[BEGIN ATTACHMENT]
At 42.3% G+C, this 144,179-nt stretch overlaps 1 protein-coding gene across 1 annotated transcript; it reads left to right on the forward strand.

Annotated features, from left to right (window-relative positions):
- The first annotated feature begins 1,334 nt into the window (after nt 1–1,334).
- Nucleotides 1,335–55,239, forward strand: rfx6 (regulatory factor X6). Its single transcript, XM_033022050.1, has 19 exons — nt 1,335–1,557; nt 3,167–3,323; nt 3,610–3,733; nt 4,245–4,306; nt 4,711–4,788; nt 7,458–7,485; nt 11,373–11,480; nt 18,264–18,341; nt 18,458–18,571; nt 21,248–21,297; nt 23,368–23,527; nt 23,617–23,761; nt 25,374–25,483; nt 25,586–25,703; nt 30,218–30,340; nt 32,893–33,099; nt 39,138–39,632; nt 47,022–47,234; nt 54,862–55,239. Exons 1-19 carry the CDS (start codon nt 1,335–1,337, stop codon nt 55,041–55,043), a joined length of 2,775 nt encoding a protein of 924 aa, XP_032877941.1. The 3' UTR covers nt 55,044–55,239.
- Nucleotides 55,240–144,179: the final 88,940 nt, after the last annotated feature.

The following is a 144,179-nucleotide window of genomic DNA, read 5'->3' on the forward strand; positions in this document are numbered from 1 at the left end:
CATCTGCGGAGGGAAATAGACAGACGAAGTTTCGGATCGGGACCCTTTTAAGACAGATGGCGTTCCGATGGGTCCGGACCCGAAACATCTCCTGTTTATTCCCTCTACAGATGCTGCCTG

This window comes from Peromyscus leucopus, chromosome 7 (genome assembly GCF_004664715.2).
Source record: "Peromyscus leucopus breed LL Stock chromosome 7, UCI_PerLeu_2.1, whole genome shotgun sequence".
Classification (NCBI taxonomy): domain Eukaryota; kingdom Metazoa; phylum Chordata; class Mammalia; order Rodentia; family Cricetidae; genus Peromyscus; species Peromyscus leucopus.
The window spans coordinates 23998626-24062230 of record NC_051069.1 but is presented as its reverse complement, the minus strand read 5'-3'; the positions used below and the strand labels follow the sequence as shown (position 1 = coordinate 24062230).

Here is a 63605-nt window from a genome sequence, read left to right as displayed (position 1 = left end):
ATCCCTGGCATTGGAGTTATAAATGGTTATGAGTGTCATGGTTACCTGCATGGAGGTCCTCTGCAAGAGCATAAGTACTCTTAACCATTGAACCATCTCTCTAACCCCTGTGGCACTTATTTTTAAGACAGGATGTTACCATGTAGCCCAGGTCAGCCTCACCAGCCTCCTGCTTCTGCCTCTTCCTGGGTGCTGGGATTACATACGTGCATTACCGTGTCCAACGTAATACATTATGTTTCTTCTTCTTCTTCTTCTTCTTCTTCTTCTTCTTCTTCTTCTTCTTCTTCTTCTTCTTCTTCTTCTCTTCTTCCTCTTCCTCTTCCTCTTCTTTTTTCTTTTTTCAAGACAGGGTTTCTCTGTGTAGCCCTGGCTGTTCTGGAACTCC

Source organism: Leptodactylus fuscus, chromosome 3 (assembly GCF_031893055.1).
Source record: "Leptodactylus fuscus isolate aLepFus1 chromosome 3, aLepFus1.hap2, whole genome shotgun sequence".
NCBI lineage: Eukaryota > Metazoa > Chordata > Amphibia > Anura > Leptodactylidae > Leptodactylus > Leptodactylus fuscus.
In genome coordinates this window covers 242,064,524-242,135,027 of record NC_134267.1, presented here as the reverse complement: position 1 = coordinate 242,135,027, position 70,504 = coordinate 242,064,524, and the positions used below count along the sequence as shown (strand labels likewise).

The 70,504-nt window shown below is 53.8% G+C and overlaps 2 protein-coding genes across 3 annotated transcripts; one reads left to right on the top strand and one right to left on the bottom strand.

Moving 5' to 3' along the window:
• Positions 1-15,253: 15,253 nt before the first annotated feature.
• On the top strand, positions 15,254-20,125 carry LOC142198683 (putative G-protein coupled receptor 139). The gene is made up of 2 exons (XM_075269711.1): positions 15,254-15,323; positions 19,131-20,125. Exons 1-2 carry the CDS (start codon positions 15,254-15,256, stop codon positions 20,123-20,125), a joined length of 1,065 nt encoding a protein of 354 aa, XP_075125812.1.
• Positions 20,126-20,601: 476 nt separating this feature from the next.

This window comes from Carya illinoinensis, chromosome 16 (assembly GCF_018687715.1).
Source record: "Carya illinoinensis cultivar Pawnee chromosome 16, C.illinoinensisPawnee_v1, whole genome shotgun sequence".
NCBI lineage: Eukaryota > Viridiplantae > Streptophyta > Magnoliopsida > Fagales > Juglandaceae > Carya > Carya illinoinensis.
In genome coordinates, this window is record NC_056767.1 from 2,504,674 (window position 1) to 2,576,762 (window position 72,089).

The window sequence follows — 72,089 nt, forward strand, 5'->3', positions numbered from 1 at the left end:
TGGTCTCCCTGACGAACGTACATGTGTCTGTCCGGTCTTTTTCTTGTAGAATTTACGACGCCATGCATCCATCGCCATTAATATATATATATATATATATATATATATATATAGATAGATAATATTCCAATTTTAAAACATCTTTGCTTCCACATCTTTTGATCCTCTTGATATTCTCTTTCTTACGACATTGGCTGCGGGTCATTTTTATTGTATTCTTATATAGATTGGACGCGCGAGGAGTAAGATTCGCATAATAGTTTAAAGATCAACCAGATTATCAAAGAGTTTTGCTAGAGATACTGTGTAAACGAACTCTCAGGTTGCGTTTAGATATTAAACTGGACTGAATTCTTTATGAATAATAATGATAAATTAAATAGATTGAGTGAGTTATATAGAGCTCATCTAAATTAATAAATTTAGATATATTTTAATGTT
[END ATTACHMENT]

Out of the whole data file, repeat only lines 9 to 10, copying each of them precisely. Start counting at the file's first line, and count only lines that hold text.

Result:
Source record: "Peromyscus leucopus breed LL Stock chromosome 7, UCI_PerLeu_2.1, whole genome shotgun sequence".
Classification (NCBI taxonomy): domain Eukaryota; kingdom Metazoa; phylum Chordata; class Mammalia; order Rodentia; family Cricetidae; genus Peromyscus; species Peromyscus leucopus.